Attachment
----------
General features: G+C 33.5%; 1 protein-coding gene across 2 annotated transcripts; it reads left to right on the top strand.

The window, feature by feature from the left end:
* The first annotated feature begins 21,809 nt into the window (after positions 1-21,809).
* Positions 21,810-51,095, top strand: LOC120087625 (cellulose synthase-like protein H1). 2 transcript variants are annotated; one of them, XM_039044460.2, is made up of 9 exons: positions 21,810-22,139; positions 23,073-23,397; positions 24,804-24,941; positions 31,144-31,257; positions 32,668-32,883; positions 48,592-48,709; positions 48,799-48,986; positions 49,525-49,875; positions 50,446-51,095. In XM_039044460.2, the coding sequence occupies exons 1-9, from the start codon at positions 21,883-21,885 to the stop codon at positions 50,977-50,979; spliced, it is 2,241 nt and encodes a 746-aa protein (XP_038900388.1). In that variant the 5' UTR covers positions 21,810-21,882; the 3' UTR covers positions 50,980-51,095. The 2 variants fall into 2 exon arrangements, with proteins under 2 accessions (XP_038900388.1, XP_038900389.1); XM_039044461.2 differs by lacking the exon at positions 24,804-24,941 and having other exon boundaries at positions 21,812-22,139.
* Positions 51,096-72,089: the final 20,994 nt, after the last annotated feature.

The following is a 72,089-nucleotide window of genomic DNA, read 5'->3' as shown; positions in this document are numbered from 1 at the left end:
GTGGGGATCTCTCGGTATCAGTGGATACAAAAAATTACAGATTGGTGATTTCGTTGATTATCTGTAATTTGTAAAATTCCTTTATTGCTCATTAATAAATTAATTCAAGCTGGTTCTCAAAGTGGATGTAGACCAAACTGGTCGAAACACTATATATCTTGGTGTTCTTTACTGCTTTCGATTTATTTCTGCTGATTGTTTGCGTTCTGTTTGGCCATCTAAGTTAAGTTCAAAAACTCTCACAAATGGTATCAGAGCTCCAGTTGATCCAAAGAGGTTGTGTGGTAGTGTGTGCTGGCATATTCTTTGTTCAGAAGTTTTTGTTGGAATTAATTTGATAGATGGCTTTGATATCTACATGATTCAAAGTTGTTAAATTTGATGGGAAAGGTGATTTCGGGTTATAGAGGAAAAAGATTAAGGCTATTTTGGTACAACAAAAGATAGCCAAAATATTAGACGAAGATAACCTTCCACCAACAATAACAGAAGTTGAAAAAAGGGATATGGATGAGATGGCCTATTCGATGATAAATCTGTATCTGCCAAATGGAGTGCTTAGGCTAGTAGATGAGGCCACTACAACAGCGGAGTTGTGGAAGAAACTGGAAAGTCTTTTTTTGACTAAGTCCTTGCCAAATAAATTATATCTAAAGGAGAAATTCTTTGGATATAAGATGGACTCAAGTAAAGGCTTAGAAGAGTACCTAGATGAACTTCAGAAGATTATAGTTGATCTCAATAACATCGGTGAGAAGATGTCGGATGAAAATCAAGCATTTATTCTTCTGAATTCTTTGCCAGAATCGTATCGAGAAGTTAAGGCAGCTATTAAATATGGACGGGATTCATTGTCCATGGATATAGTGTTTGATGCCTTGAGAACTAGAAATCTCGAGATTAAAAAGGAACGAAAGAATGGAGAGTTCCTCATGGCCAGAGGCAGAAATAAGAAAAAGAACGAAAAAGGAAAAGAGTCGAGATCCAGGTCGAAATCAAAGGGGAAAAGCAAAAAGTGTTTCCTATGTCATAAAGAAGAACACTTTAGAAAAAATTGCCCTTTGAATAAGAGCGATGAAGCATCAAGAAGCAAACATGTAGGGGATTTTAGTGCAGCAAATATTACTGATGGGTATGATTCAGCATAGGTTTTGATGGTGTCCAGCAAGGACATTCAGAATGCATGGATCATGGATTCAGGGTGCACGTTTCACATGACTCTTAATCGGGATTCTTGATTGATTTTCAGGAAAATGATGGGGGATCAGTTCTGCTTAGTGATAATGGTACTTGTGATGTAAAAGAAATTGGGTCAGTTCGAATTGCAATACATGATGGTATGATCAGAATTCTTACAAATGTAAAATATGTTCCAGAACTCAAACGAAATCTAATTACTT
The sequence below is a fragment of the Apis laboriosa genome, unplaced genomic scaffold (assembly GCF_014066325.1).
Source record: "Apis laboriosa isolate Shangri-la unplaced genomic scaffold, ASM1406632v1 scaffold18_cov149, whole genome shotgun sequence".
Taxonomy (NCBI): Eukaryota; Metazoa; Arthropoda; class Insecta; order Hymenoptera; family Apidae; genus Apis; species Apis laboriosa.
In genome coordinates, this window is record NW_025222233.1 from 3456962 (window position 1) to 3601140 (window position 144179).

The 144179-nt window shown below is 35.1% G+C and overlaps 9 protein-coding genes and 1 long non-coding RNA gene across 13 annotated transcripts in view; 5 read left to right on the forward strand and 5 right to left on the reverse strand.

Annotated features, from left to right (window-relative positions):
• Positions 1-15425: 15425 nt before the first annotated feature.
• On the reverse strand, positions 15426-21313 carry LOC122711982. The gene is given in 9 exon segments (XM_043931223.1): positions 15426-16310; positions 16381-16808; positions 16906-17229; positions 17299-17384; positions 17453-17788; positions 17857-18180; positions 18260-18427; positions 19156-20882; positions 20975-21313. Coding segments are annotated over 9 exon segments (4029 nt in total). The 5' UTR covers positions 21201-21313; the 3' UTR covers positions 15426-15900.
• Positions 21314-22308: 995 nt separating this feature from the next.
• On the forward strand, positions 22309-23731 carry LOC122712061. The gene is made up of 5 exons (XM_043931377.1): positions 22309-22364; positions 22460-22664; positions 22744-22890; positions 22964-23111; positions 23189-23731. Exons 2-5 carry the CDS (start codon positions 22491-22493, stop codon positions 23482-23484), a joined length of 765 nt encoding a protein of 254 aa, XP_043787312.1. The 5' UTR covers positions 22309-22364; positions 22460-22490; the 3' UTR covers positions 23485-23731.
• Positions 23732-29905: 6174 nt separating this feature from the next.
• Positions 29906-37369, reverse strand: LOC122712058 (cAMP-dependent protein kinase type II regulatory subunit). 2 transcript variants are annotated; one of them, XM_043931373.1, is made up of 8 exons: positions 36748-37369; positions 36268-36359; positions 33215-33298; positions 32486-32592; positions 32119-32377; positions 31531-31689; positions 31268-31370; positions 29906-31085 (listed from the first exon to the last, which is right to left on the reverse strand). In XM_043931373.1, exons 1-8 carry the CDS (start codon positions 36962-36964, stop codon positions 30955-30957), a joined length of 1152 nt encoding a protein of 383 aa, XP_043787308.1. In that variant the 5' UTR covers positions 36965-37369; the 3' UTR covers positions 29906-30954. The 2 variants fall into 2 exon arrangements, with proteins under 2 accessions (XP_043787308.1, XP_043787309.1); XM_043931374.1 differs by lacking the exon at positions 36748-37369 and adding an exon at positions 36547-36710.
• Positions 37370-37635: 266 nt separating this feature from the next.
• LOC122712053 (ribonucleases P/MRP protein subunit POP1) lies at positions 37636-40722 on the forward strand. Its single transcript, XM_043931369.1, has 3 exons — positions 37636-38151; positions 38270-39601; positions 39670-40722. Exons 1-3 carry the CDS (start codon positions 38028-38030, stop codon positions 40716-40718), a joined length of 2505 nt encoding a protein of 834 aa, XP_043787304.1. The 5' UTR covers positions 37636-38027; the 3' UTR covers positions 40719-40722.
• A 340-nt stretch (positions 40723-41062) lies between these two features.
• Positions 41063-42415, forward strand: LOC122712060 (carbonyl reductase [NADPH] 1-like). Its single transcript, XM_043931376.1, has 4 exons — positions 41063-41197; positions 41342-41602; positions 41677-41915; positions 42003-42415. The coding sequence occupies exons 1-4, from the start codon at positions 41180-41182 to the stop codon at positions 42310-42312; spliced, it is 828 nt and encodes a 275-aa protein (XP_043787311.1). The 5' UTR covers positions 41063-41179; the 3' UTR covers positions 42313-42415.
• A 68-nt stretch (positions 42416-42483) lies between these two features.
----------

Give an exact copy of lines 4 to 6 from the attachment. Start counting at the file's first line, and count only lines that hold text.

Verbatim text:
* Positions 21,810-51,095, top strand: LOC120087625 (cellulose synthase-like protein H1). 2 transcript variants are annotated; one of them, XM_039044460.2, is made up of 9 exons: positions 21,810-22,139; positions 23,073-23,397; positions 24,804-24,941; positions 31,144-31,257; positions 32,668-32,883; positions 48,592-48,709; positions 48,799-48,986; positions 49,525-49,875; positions 50,446-51,095. In XM_039044460.2, the coding sequence occupies exons 1-9, from the start codon at positions 21,883-21,885 to the stop codon at positions 50,977-50,979; spliced, it is 2,241 nt and encodes a 746-aa protein (XP_038900388.1). In that variant the 5' UTR covers positions 21,810-21,882; the 3' UTR covers positions 50,980-51,095. The 2 variants fall into 2 exon arrangements, with proteins under 2 accessions (XP_038900388.1, XP_038900389.1); XM_039044461.2 differs by lacking the exon at positions 24,804-24,941 and having other exon boundaries at positions 21,812-22,139.
* Positions 51,096-72,089: the final 20,994 nt, after the last annotated feature.

The following is a 72,089-nucleotide window of genomic DNA, read 5'->3' as shown; positions in this document are numbered from 1 at the left end: